The Grateful Crane Ensemble will tell the story of Sadako Sasaki and her 1,000 origami cranes on Sunday, Aug. 3, at 11 a.m. and 1 p.m. at the Japanese American Cultural and Community Center’s Doizaki Gallery in Little Tokyo.
Grateful Crane’s presentation is part of the second annual “Remembering Sadako: Folding for Peace,” a three-day event presented by the JACCC to promote peace through art and culture.
Directed by Darrell Kunitomi with musical direction by Scott Nagatani, the short theatrical presentation tells the real-life story of a 12-year-old Hiroshima girl who folded over 1,000 paper cranes with hopes of defeating the “atom bomb disease,” which she contracted ten years after the bombing.
Sadako’s wish, however, did not come true as she succumbed to leukemia at a Hiroshima Red Cross hospital in October 1955. But her story of determination, perseverance and hope has lived on to inspire children and adults around the world, and the origami paper crane has become an international symbol of peace.
Also featured in the program will be the telling of the classic children’s story “The Tortoise and the Hare,” as well as the singing of “book songs,” including “You Are My I Love You” and “Where Does the Wind Blow?”
Cast members in the show include Haruye Ioka, Keiko Kawashima, Darrell Kunitomi, Helen H. Ota and Shaun Shimoda. Nagatani will accompany the group on keyboard.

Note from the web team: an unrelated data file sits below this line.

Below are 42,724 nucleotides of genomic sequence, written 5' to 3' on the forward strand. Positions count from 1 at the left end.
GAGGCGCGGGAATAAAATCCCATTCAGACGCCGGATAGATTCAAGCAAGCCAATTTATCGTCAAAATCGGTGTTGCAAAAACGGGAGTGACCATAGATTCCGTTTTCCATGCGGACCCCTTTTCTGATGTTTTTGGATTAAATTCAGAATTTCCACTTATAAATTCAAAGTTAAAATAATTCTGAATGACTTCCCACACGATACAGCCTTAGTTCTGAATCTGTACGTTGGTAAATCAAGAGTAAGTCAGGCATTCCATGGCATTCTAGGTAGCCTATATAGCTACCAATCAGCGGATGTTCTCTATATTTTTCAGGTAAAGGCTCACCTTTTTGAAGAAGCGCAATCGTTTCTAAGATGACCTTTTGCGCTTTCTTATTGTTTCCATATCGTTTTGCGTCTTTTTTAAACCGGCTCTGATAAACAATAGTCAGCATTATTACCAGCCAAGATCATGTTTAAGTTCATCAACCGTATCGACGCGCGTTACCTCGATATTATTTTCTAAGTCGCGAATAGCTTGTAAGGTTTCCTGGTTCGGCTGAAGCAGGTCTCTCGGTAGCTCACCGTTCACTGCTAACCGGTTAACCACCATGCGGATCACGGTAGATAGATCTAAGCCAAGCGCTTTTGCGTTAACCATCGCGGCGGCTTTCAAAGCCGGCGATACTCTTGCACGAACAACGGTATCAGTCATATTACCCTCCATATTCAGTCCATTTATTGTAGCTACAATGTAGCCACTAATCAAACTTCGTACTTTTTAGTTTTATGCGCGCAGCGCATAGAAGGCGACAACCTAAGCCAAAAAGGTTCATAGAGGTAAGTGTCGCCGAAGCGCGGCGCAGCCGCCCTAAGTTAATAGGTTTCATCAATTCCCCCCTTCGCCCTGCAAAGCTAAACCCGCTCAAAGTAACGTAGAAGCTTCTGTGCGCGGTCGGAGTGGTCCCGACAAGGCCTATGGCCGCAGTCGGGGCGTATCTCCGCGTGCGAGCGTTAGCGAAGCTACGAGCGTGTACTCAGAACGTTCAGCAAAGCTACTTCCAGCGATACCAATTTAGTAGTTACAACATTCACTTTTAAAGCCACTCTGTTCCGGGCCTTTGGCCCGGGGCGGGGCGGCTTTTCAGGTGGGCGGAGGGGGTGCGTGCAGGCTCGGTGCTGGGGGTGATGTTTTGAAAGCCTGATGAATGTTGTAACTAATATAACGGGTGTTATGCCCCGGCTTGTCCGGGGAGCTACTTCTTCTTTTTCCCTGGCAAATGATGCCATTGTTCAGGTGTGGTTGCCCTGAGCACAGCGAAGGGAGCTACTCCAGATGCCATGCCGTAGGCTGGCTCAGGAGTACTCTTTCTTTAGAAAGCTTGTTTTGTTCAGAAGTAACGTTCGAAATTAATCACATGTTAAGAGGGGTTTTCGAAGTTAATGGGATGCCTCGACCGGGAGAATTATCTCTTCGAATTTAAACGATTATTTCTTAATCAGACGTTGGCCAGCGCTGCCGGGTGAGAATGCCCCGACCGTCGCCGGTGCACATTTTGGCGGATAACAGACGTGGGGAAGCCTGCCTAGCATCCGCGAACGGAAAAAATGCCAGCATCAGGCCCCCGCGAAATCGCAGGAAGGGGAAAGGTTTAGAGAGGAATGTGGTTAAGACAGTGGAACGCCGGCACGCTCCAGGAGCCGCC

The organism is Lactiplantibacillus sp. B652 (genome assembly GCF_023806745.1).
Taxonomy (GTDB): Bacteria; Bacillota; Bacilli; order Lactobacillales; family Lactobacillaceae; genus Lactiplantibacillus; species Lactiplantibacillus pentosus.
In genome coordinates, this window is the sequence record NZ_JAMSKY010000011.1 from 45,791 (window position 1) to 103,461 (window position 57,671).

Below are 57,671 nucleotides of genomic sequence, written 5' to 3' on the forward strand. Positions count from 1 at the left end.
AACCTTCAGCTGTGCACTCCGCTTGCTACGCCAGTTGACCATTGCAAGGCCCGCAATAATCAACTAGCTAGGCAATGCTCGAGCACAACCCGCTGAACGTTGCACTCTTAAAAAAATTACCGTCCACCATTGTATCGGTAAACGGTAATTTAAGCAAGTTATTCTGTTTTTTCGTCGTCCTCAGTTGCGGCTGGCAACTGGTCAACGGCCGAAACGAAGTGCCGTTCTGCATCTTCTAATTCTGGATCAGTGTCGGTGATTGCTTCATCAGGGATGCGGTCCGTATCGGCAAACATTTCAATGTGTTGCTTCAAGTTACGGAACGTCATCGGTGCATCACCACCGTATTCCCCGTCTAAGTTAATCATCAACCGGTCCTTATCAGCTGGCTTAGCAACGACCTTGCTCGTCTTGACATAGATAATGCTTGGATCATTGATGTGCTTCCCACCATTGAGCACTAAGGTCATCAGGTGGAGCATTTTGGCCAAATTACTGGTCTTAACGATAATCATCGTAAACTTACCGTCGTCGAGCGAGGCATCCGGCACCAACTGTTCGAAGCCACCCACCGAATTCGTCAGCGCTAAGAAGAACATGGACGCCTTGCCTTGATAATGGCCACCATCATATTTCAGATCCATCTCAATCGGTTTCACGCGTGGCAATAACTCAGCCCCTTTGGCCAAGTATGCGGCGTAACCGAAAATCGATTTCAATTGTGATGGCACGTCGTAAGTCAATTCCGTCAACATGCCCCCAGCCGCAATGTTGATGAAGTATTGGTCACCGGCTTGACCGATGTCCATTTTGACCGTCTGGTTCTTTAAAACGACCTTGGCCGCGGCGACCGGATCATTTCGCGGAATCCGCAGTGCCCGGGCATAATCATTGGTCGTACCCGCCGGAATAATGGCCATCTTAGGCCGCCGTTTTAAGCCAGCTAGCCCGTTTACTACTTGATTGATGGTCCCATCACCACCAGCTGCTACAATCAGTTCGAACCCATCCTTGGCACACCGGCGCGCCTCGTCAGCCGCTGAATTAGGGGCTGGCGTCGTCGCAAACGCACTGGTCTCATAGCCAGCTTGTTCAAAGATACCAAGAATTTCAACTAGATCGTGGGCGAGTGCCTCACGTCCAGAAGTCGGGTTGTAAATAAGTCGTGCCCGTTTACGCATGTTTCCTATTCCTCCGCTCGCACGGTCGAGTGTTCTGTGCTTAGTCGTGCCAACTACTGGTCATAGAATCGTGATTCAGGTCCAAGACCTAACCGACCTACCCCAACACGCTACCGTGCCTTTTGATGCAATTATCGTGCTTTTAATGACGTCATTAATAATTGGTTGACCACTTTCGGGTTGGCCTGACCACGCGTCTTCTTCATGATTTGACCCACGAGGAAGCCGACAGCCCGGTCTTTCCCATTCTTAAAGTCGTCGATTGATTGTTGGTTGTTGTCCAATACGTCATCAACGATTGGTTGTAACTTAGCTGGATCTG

Other events during the weekend include a special tea ceremony dedicated to peace at the JACCC’s Tea Room on Friday, Aug. 1, at 1:30 p.m. On Saturday, Aug. 2, Sadako’s older brother, Masahiro Sasaki, will speak about his sister’s life from 1 to 3 p.m. in the Garden Room. At 7 p.m., the “Concert for Peace” at the Aratani Theatre will feature Grammy Award winner Melissa Manchester, musicians David Lindley and Justin Klunk, and a special bilingual performance of “Inori — Sadako’s Prayer” by Sadako’s nephew, Yuji Sasaki, along with Kawashima, Nagatani and a youth choir called the Wings of Peace.
On Sunday, Aug. 3, Grateful Crane’s programs will take place in the Doizaki Gallery at 11 a.m. and 1 p.m. along with origami crane folding workshops from 9 a.m. to 1 p.m. An interfaith “Ceremony for Peace” will remember victims of the Hiroshima and Nagasaki atomic bombings at Koyasan Buddhist Temple, 342 E. First St., beginning at 2 p.m.
All programs, except the “Concert for Peace,” are free and open to the public. The JACCC is located at 244 S. San Pedro St. in downtown Los Angeles. For more information or to make a reservation, visit www.jaccc.org/concertforpeace.php.